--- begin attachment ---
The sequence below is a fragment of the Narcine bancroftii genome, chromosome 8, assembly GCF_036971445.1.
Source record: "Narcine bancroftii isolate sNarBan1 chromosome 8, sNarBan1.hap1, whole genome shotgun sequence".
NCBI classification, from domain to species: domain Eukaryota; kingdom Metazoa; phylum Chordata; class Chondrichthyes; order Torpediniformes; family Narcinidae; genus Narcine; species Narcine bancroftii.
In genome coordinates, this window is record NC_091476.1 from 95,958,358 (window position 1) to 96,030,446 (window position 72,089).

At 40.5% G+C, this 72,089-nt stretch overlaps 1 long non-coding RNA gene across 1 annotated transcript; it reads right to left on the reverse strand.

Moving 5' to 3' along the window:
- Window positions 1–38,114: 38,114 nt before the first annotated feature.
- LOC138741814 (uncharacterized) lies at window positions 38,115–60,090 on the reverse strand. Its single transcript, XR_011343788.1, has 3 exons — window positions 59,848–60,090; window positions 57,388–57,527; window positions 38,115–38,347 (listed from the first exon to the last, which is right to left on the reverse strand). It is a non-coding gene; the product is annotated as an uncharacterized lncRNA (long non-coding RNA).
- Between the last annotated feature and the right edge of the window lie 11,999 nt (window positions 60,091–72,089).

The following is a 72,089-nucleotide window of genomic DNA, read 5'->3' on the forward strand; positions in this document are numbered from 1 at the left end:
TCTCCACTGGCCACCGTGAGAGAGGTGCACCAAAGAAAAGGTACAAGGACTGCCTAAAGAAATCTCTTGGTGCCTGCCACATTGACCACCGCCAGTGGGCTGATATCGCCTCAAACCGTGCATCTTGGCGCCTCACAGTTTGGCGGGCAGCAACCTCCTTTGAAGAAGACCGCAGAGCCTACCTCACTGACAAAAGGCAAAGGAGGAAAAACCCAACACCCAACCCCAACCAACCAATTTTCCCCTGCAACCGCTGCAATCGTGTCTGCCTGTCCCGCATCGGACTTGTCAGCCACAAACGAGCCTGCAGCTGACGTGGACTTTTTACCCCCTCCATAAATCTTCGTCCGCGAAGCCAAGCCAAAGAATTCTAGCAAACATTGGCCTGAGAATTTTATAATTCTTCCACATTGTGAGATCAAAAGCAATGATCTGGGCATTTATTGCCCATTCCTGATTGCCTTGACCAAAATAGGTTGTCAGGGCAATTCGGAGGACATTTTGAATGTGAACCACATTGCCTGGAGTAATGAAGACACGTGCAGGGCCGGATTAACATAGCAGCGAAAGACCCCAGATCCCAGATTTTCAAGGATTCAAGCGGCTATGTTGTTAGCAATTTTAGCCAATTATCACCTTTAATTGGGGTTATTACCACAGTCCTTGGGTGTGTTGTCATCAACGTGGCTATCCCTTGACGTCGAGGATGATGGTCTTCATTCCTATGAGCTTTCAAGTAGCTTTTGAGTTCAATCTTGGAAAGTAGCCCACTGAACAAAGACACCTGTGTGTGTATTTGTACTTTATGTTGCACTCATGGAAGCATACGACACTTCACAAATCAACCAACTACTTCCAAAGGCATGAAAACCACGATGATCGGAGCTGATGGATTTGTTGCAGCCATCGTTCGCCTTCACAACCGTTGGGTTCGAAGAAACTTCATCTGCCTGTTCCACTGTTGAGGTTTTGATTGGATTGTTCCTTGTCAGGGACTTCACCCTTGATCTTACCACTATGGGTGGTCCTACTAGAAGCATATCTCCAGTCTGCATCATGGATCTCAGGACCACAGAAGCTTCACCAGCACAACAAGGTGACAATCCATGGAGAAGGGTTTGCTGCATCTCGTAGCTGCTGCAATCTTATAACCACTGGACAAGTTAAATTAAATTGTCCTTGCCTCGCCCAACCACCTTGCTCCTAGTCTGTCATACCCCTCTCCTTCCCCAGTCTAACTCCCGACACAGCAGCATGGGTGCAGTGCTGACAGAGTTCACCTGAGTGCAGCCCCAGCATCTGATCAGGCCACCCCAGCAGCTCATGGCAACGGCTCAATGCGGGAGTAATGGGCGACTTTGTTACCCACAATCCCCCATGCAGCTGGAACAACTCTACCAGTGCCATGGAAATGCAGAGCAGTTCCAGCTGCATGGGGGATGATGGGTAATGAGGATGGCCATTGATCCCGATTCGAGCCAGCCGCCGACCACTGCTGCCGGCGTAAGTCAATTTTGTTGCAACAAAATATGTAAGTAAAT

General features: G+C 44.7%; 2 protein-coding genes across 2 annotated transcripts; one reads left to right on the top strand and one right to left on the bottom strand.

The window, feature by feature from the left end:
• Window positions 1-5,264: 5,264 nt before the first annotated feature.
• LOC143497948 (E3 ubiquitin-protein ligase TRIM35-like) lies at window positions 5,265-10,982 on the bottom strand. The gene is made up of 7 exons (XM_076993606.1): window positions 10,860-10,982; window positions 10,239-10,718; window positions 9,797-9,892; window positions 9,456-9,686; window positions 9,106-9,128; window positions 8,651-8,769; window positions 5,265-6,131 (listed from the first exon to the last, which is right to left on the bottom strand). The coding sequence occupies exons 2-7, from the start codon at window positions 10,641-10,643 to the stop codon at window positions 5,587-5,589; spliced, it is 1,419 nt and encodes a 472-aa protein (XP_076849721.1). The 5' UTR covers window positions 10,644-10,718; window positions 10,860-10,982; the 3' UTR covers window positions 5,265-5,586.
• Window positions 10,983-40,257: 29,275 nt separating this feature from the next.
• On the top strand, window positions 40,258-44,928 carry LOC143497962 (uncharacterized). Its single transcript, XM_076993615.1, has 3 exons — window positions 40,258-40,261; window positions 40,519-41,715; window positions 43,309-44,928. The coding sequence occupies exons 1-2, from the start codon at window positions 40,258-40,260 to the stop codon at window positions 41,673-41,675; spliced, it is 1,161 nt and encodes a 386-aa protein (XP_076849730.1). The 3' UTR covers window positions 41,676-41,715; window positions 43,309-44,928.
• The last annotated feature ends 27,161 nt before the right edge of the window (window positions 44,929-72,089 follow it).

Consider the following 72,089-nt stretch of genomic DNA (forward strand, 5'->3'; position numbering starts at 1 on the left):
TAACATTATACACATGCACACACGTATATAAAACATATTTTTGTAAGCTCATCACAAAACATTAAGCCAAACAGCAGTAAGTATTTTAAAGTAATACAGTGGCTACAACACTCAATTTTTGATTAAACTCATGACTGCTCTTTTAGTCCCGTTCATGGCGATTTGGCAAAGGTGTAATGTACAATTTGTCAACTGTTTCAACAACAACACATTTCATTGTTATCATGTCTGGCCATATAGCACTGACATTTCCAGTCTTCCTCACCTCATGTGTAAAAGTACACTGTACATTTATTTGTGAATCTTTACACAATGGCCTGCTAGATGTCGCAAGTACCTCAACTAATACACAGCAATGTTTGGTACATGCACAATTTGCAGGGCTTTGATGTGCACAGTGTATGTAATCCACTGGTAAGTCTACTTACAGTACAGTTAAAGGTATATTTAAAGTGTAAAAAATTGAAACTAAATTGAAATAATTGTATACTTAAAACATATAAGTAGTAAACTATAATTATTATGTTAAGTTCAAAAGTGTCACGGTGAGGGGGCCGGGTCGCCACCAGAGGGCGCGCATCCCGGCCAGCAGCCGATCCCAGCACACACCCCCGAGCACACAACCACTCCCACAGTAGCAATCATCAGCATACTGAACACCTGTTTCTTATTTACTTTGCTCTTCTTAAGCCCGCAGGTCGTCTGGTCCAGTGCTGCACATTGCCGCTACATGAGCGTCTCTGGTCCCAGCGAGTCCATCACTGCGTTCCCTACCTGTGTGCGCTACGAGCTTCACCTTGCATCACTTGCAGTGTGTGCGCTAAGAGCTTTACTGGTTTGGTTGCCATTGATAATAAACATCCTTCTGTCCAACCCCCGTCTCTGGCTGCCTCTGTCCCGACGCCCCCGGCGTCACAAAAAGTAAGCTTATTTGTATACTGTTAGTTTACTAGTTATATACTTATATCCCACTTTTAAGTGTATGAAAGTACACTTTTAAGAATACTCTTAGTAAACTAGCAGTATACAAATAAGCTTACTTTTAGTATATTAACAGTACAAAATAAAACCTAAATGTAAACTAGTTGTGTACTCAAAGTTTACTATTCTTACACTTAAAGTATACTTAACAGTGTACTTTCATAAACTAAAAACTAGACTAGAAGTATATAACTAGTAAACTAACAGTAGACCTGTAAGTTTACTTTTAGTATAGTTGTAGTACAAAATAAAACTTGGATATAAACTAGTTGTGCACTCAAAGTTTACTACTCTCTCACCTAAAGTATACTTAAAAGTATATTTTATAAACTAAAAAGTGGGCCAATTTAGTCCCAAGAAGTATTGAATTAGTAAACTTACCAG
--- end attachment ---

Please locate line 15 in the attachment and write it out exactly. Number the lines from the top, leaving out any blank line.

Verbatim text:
• LOC143497948 (E3 ubiquitin-protein ligase TRIM35-like) lies at window positions 5,265-10,982 on the bottom strand. The gene is made up of 7 exons (XM_076993606.1): window positions 10,860-10,982; window positions 10,239-10,718; window positions 9,797-9,892; window positions 9,456-9,686; window positions 9,106-9,128; window positions 8,651-8,769; window positions 5,265-6,131 (listed from the first exon to the last, which is right to left on the bottom strand). The coding sequence occupies exons 2-7, from the start codon at window positions 10,641-10,643 to the stop codon at window positions 5,587-5,589; spliced, it is 1,419 nt and encodes a 472-aa protein (XP_076849721.1). The 5' UTR covers window positions 10,644-10,718; window positions 10,860-10,982; the 3' UTR covers window positions 5,265-5,586.